Things happen along the journey. These things support or subvert a relationship. Haven’t we all been through them? One of the inevitable, challenging things is when a spouse has a major medical event. Mark had such an event in March in San Jose, upon arriving at the airport on his way to a Rotary conference. He survived, against all odds. Was it fate or sheer determination? We don’t know.
After two weeks in the hospital at Santa Clara Valley Medical, we returned home to Maui. The outlook was not clear, but it was so good to be home. It was day two or day three after our return. Mark and I were sitting in the family room. The gentle Maui sun was streaming through the French doors. Mark sat there, reading one of his many tomes. I don’t remember which one. It had to be European pre-war history, the economics of poverty, or politics on the sub-Asian continent. He is a voracious reader. I sat there, chuckling over another brilliant editorial in the Maui News. Being together was wonderful, serene.
Mark suddenly said, “Hey, turn to your right.” Oh, my goodness, was there something on my face? Peanut butter from the peanut butter and chocolate mochi from Maui Specialty Chocolates? Then he said, “Turn to your left.” I knew it. It was going to be a reaffirmation – finally, after all these years -- of his devotion to me. He was looking at me. My classic Asian nose. My large but perfectly shaped ears. My long, svelte neck. My moth-like eyebrows. My photogenic teeth. My slender fingers. My slender toes. My gentle doe-like eyes. My still pretty good skin tone.
“You see that brown book over there? Pull out the blue book underneath it and give it to me.”
Thud, crash, thump – reality check. I felt like throwing the darn book – The Alchemists: Three Central Bankers and a World on Fire -- at him but did not want to accidentally hit his new pacemaker/defibrillator. Take a deep breath. This is what happens when you’ve been married for an eternity. Maybe this is the secret formula? I then looked for the Tale of Genji, hoping that the Shining Prince would one day, maybe, seek the Lady Murasaki – or be once again relegated to the Royal Dog House.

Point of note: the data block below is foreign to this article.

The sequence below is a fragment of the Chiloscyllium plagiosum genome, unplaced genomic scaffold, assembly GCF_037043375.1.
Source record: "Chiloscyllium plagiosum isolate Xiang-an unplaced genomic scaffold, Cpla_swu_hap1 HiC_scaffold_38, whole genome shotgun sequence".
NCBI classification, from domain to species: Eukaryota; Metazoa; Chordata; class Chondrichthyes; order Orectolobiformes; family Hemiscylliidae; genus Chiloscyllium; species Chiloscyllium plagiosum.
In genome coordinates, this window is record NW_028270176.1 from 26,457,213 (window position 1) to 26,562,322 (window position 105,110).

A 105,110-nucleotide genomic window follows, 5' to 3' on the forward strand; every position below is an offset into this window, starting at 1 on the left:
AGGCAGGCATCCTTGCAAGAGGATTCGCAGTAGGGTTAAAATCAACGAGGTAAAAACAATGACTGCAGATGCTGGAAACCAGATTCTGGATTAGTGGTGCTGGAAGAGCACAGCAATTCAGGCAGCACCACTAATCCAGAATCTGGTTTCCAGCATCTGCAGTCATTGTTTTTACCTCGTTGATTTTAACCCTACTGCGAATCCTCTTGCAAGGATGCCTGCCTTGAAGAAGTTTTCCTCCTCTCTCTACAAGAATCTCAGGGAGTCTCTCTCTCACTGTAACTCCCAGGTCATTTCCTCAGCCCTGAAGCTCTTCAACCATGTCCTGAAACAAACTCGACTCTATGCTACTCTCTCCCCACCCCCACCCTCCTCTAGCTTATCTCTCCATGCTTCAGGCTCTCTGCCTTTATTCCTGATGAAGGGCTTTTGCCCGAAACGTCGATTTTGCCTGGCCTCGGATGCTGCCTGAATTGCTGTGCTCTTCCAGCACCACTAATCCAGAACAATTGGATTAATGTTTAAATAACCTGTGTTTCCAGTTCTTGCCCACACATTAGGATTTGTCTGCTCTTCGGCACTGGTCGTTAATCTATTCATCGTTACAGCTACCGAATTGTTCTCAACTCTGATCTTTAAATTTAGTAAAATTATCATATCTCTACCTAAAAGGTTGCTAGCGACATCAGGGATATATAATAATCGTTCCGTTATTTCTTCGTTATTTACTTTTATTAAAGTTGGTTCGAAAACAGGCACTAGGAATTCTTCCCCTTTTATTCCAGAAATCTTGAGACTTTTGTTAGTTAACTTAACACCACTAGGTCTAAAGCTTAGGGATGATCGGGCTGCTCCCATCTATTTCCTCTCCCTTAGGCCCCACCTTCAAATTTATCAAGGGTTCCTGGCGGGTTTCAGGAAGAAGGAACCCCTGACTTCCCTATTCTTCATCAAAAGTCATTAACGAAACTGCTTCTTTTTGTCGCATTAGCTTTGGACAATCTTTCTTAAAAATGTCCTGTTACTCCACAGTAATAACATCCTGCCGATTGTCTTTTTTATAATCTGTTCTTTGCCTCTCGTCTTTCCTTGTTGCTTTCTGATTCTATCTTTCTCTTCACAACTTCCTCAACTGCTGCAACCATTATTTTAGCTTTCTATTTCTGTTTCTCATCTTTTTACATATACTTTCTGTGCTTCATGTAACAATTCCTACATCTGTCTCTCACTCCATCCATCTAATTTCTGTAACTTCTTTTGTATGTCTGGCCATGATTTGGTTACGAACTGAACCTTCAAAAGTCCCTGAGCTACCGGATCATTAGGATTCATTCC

There is no scarcity of famous people on Maui. Just look at the weekly Thursday insert of the Maui News to see who's been seen at Mala's or Migrant or Sarento's or Capische or Gannon's or Sansei or Rock and Brews.
Famous people also play tennis. How do I know this? When Mark and I were still working in Tokyo, we would try to make it home to Maui three times a year to see my parents. Once our itinerary was set, I would call Cathy, the pro at Wailea Tennis Club, to set up daily lessons at 8:00 a.m. Although I am not a morning creature, 8:00 on Maui was a lot more civilized than the daily grind of sales-research meetings (confrontations might be more accurate) at 7:00 a.m. in Ohtemachi, the heart of the securities world.
The general rule is that lessons are not interrupted, unless there is a compelling reason. Cathy and I were in the middle of another one of her c'mon! drills when Michelle came out of the pro shop and called out to her. Cathy said, "What?" and strode off the court. The two had a short huddle and Cathy resumed her bashing of the skinny, older student (remember "Keep Your Eye on the Ball"?). After we were done, who should appear but Dustin Hoffman. He had been watching my/our lesson and wanted to hit with Cathy. I stayed in the pro shop, nose against the door to watch. The long baseline to baseline rallies were great. Then he was done and I guess went back to his yacht. The funny thing is that gossip is a wonderful phenomenon. Mark and I were staying in our condo at Kihei Surfside and I mentioned to Wayne, another owner, that I had watched Dustin Hoffman at the Club. Well, gossip blossomed and swirled around and morphed. By that very evening, Bob the resident manager, came up to me and said, "Hey, Lisa, heard you played with Dustin Hoffman today." As much as I protested, nobody wanted to accept the truth because it was more fun not to.
Mark and I are sponsors (small) of the annual Wailea Fantasy Camp. It is just amazing being on the same court with the immortals. There's Tom Gullikson barking at everyone while hitting every ball effortlessly. Tracy Austin takes the time to look at everyone's serve and gives helpful advice in a totally down to earth manner. Lindsay Davenport talks about groundstrokes and is kind enough not to wipe you off the court. Last year Michael Chang made his first appearance. He is a bit shy at the welcome reception at the Four Seasons with his wife and young children. On the court he is truly a champion: sharp, anticipatory (is that a word?), graceful, mesmerizing. We did volleys with him and Gullikson. Gullikson barks, "Lisa, hold your racket up higher!" Gulp. Yes, sir. "Don't hit so hard. Soft hands, soft hands." Yes, sir, again. It was a powerful lesson. We took a break and I started to walk back to the pro shop, when Michael quietly came up to me and said, to my utter amazement, "Lisa, go ahead and hit hard." I said, "Really? They tell me not to." He had the gentlest of smiles and said, "Tell them that I said you can." That was a clarifying moment. I was instantly mesmerized. Thank you, Michael. I will hit harder!